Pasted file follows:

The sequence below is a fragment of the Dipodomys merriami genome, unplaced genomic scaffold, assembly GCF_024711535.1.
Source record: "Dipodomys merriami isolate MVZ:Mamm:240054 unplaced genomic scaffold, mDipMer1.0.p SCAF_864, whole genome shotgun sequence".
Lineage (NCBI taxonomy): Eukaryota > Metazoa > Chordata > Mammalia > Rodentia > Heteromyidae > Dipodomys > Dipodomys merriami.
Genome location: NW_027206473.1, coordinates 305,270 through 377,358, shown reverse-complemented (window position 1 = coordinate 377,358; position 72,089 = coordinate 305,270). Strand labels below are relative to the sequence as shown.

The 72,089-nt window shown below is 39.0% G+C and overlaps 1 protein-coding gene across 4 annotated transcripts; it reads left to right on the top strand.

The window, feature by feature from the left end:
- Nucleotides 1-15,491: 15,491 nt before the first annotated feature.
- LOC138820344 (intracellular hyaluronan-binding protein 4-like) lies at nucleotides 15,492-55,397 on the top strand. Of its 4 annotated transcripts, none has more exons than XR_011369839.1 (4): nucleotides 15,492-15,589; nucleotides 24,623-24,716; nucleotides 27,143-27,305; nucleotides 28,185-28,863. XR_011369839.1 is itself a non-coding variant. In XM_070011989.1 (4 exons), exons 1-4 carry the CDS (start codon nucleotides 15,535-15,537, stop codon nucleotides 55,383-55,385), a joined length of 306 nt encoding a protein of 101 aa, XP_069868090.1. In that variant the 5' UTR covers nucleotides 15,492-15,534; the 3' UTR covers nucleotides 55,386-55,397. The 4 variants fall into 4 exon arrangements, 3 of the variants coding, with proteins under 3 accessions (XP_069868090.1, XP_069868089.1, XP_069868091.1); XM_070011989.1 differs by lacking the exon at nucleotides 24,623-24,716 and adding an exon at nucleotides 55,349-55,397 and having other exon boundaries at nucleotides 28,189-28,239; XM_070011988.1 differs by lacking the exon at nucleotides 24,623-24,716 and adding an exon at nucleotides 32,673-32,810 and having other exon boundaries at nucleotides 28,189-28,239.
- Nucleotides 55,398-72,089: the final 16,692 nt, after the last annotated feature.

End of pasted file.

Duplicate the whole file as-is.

The sequence below is a fragment of the Dipodomys merriami genome, unplaced genomic scaffold, assembly GCF_024711535.1.
Source record: "Dipodomys merriami isolate MVZ:Mamm:240054 unplaced genomic scaffold, mDipMer1.0.p SCAF_864, whole genome shotgun sequence".
Lineage (NCBI taxonomy): Eukaryota > Metazoa > Chordata > Mammalia > Rodentia > Heteromyidae > Dipodomys > Dipodomys merriami.
Genome location: NW_027206473.1, coordinates 305,270 through 377,358, shown reverse-complemented (window position 1 = coordinate 377,358; position 72,089 = coordinate 305,270). Strand labels below are relative to the sequence as shown.

The 72,089-nt window shown below is 39.0% G+C and overlaps 1 protein-coding gene across 4 annotated transcripts; it reads left to right on the top strand.

The window, feature by feature from the left end:
- Nucleotides 1-15,491: 15,491 nt before the first annotated feature.
- LOC138820344 (intracellular hyaluronan-binding protein 4-like) lies at nucleotides 15,492-55,397 on the top strand. Of its 4 annotated transcripts, none has more exons than XR_011369839.1 (4): nucleotides 15,492-15,589; nucleotides 24,623-24,716; nucleotides 27,143-27,305; nucleotides 28,185-28,863. XR_011369839.1 is itself a non-coding variant. In XM_070011989.1 (4 exons), exons 1-4 carry the CDS (start codon nucleotides 15,535-15,537, stop codon nucleotides 55,383-55,385), a joined length of 306 nt encoding a protein of 101 aa, XP_069868090.1. In that variant the 5' UTR covers nucleotides 15,492-15,534; the 3' UTR covers nucleotides 55,386-55,397. The 4 variants fall into 4 exon arrangements, 3 of the variants coding, with proteins under 3 accessions (XP_069868090.1, XP_069868089.1, XP_069868091.1); XM_070011989.1 differs by lacking the exon at nucleotides 24,623-24,716 and adding an exon at nucleotides 55,349-55,397 and having other exon boundaries at nucleotides 28,189-28,239; XM_070011988.1 differs by lacking the exon at nucleotides 24,623-24,716 and adding an exon at nucleotides 32,673-32,810 and having other exon boundaries at nucleotides 28,189-28,239.
- Nucleotides 55,398-72,089: the final 16,692 nt, after the last annotated feature.